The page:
Despite being one of the lesser-known Stephen King adaptations and lesser-known John Carpenter movies, Christine is well worth any horror film fan’s time. Carpenter’s trademark synth score juxtaposes cleverly with the uncharacteristically ominous 50s rock ‘n roll that wafts from Christine’s radio and, despite a lack of blood and gore or sophisticated visual effects, the demonic motor exudes a palpable sense of menace, even when parked harmlessly in a garage.
Bram Stoker’s Dracula
At times almost hilariously campy (Keanu Reeves’ savanging of an English accent being a prime example), at others springing to life with its stunning gothic imagery and tone, Francis Ford Coppola’s faithful adaptation of history’s best-known vampire story is quite the cinematic feast.
With a star-studded ensemble cast (Gary Oldman! Anthony Hopkins! Winona Ryder! Tom Waits!), extravagant costumes, lighting so dramatic it might as well spell out “spooky!” and some of the most extraordinary hairstyling in ‘90s cinema, Coppola’s Dracula feels like an unmissable curiosity rather than an out-and-out horror film. It captures the novel’s doomed romanticism better than any other adaptation we’ve seen, presenting the bloodthirsty count as tragic figure rather than moustache-twirling villain. A fine addition to the vampire movie canon, we say.
I See You
A smart modern horror film that cleverly plays with the genre’s tropes and its viewers’ expectations, I See You is one of those under-the-radar movies that will hopefully get the attention it deserves on Netflix. We can’t say too much without risk of ruining the fun, but it involves creepy, unexplained goings-on around Helen Hunt’s house while she struggles to keep her family together and local children are going missing in strange circumstances. If it sounds like a lot to follow, rest assured everything comes together pretty satisfyingly in the end.
Land of the Dead
George Romero isn’t just the father of the zombie movie – he’s one of the first directors to use horror as a means of critiquing the world we live in. And the social commentary is hard to miss in Land of the Dead, Romero’s fourth film in a loosely connected series of six about shambling brain-munchers.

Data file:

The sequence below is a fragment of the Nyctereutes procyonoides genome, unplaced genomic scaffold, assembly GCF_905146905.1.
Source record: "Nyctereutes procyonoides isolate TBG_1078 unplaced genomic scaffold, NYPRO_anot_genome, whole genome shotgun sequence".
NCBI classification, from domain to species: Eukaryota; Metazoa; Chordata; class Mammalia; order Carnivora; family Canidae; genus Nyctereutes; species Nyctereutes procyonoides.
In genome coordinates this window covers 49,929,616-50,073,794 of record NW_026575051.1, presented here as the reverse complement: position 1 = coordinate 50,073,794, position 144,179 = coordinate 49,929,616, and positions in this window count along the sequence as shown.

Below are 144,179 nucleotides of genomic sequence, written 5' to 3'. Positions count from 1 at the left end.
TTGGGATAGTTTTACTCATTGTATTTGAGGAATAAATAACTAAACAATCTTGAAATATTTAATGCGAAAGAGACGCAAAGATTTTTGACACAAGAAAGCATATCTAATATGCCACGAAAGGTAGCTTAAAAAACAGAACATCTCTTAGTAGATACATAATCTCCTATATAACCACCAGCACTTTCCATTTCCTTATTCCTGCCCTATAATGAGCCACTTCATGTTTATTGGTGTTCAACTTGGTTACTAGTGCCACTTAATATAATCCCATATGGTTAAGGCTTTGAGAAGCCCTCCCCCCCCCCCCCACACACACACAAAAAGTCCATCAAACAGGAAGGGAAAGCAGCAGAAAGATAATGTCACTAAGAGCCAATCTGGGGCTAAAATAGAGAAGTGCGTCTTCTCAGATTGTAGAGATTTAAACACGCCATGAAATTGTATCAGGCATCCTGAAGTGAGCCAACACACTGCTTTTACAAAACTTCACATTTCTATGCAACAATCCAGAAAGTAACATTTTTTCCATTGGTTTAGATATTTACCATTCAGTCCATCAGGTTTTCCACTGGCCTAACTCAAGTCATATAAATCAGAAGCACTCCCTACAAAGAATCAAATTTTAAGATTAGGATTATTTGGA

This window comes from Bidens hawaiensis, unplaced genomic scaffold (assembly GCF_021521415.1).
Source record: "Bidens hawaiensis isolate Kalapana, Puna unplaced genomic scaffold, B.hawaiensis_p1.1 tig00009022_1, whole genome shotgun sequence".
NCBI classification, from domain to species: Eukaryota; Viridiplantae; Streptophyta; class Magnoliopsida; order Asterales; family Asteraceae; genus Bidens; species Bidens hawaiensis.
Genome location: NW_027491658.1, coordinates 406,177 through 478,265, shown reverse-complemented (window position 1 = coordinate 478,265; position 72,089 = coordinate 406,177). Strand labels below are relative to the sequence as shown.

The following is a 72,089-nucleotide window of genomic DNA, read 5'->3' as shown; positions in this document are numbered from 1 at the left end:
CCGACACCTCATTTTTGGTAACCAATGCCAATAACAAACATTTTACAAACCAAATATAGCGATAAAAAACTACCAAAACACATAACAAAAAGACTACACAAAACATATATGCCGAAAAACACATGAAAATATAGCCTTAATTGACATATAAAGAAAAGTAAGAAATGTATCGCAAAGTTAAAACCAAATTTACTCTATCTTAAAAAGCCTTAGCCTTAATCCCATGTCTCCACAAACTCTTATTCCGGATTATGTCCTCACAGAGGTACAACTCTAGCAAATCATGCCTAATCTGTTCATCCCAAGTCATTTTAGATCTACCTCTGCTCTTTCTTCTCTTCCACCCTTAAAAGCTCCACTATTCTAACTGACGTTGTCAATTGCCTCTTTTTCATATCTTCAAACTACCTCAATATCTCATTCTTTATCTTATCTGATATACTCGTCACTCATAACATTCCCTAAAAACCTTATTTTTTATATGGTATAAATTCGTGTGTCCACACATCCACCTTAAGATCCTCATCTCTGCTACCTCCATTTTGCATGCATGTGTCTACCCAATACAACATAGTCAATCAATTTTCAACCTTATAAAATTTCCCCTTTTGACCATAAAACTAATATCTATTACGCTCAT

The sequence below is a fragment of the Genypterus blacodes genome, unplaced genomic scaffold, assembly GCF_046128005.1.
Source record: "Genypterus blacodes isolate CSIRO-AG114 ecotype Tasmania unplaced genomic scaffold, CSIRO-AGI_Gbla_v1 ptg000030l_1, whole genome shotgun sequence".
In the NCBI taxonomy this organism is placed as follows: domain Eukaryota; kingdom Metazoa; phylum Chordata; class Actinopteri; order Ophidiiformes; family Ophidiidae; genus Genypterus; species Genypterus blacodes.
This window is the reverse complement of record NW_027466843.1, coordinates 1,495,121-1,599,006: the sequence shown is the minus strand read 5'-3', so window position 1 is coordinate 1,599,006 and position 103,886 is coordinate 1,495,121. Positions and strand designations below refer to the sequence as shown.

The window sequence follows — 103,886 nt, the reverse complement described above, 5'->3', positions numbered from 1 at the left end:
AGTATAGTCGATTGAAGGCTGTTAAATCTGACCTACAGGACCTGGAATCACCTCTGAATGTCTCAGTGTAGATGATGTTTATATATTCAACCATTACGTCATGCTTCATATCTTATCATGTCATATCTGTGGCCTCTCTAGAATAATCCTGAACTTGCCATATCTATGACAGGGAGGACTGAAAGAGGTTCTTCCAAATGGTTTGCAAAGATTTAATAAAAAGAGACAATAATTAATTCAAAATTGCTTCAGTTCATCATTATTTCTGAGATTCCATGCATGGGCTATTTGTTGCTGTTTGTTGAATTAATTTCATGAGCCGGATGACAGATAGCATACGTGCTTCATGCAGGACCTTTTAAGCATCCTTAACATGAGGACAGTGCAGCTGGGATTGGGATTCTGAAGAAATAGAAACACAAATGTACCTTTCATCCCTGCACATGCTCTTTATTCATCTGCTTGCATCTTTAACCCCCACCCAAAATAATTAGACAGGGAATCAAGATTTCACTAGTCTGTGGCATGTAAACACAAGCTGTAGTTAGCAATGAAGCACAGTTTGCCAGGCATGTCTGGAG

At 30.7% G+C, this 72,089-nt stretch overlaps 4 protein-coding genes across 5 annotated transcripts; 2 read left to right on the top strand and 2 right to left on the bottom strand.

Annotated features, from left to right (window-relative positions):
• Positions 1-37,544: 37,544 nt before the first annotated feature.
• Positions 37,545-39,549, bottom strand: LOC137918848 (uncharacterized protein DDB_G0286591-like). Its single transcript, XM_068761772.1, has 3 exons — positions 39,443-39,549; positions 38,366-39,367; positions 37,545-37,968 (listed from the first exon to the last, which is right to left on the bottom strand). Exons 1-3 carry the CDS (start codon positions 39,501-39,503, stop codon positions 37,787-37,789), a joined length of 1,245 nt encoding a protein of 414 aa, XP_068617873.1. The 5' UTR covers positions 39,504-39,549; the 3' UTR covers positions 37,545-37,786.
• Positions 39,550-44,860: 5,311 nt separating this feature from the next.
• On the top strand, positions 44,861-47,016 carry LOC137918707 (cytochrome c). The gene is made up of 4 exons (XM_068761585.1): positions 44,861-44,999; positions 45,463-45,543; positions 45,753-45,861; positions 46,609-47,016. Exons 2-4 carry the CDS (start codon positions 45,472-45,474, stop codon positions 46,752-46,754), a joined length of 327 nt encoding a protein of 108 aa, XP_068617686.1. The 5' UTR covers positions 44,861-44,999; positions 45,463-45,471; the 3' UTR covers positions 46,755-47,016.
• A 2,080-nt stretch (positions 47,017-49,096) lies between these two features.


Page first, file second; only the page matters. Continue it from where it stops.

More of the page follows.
So the world has been all but conquered by the undead and Dennis Hopper (enjoyably over the top) is the corrupt ruler of a huge walled city still holding out against the hungry hordes. He and his cronies reside in a luxury high rise tower lording it over the remainder of the city’s population, who are mired in abject poverty but safe from the dangers outside the walls. The fragile status quo is threatened when zombies begin to exhibit apparent intelligence, suggesting the barriers and rivers that protect the city may no longer be sufficient…
Writer-director Alex Garland’s follow-up to the dazzling Ex Machina had a tricky release. Originally destined to get a full release in cinemas worldwide, in the end studio Paramount decided it deserved only a limited US theatrical release, with everyone else getting their first chance to see it on Netflix. Why? Because they likely figured it’d flop in cinemas – it’s chilly, complex and brainy and, right or wrong, big studios don’t credit the average filmgoer with much intellectual curiosity.
Don’t let Paramount’s decision put you off. This is one of the most accomplished and interesting science fiction horrors of recent years, a visually and sonically arresting film that’ll leave you with more questions than answers, but enough clues to work everything out too.